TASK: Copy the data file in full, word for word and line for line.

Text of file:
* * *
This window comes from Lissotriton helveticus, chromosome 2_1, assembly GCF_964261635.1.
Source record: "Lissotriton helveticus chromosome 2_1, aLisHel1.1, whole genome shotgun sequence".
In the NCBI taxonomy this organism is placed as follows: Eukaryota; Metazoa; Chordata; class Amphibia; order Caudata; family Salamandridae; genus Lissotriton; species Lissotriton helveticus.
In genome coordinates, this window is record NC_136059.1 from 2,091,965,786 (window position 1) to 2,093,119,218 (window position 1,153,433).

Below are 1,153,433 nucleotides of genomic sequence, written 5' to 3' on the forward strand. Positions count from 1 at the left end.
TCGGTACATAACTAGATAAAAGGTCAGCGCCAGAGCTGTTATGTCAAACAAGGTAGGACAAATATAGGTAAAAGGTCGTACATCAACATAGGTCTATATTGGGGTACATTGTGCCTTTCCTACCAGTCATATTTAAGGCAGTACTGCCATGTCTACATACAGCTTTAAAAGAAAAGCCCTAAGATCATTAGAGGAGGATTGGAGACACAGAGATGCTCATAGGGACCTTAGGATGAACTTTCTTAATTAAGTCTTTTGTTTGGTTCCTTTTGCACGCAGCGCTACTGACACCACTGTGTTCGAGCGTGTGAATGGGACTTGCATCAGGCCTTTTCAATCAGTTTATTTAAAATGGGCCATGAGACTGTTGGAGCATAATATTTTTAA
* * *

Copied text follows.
This window comes from Lissotriton helveticus, chromosome 2_1, assembly GCF_964261635.1.
Source record: "Lissotriton helveticus chromosome 2_1, aLisHel1.1, whole genome shotgun sequence".
In the NCBI taxonomy this organism is placed as follows: Eukaryota; Metazoa; Chordata; class Amphibia; order Caudata; family Salamandridae; genus Lissotriton; species Lissotriton helveticus.
In genome coordinates, this window is record NC_136059.1 from 2,091,965,786 (window position 1) to 2,093,119,218 (window position 1,153,433).

Below are 1,153,433 nucleotides of genomic sequence, written 5' to 3' on the forward strand. Positions count from 1 at the left end.
TCGGTACATAACTAGATAAAAGGTCAGCGCCAGAGCTGTTATGTCAAACAAGGTAGGACAAATATAGGTAAAAGGTCGTACATCAACATAGGTCTATATTGGGGTACATTGTGCCTTTCCTACCAGTCATATTTAAGGCAGTACTGCCATGTCTACATACAGCTTTAAAAGAAAAGCCCTAAGATCATTAGAGGAGGATTGGAGACACAGAGATGCTCATAGGGACCTTAGGATGAACTTTCTTAATTAAGTCTTTTGTTTGGTTCCTTTTGCACGCAGCGCTACTGACACCACTGTGTTCGAGCGTGTGAATGGGACTTGCATCAGGCCTTTTCAATCAGTTTATTTAAAATGGGCCATGAGACTGTTGGAGCATAATATTTTTAA